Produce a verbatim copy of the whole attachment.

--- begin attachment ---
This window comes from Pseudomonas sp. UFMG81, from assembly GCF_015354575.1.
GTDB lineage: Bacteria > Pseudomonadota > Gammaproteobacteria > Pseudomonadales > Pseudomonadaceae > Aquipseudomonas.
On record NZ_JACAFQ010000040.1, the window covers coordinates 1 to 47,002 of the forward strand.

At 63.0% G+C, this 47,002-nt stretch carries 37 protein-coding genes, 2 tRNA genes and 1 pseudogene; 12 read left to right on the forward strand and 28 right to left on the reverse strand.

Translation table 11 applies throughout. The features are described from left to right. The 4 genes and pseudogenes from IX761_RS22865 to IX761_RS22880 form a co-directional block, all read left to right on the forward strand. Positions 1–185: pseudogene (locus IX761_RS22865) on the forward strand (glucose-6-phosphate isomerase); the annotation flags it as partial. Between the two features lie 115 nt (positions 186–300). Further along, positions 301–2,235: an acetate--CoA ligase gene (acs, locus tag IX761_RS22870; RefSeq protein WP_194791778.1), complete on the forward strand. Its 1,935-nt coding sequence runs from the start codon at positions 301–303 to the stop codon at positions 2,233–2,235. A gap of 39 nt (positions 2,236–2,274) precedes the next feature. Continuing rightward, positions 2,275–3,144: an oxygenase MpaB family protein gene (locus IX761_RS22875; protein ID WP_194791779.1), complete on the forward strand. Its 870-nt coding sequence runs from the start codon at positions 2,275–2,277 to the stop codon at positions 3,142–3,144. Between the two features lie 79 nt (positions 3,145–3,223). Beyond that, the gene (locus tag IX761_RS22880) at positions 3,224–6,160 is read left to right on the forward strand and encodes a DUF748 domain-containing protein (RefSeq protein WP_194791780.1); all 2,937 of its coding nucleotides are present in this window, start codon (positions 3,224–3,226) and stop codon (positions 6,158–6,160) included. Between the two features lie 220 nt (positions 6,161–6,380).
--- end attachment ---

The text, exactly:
This window comes from Pseudomonas sp. UFMG81, from assembly GCF_015354575.1.
GTDB lineage: Bacteria > Pseudomonadota > Gammaproteobacteria > Pseudomonadales > Pseudomonadaceae > Aquipseudomonas.
On record NZ_JACAFQ010000040.1, the window covers coordinates 1 to 47,002 of the forward strand.

At 63.0% G+C, this 47,002-nt stretch carries 37 protein-coding genes, 2 tRNA genes and 1 pseudogene; 12 read left to right on the forward strand and 28 right to left on the reverse strand.

Translation table 11 applies throughout. The features are described from left to right. The 4 genes and pseudogenes from IX761_RS22865 to IX761_RS22880 form a co-directional block, all read left to right on the forward strand. Positions 1–185: pseudogene (locus IX761_RS22865) on the forward strand (glucose-6-phosphate isomerase); the annotation flags it as partial. Between the two features lie 115 nt (positions 186–300). Further along, positions 301–2,235: an acetate--CoA ligase gene (acs, locus tag IX761_RS22870; RefSeq protein WP_194791778.1), complete on the forward strand. Its 1,935-nt coding sequence runs from the start codon at positions 301–303 to the stop codon at positions 2,233–2,235. A gap of 39 nt (positions 2,236–2,274) precedes the next feature. Continuing rightward, positions 2,275–3,144: an oxygenase MpaB family protein gene (locus IX761_RS22875; protein ID WP_194791779.1), complete on the forward strand. Its 870-nt coding sequence runs from the start codon at positions 2,275–2,277 to the stop codon at positions 3,142–3,144. Between the two features lie 79 nt (positions 3,145–3,223). Beyond that, the gene (locus tag IX761_RS22880) at positions 3,224–6,160 is read left to right on the forward strand and encodes a DUF748 domain-containing protein (RefSeq protein WP_194791780.1); all 2,937 of its coding nucleotides are present in this window, start codon (positions 3,224–3,226) and stop codon (positions 6,158–6,160) included. Between the two features lie 220 nt (positions 6,161–6,380).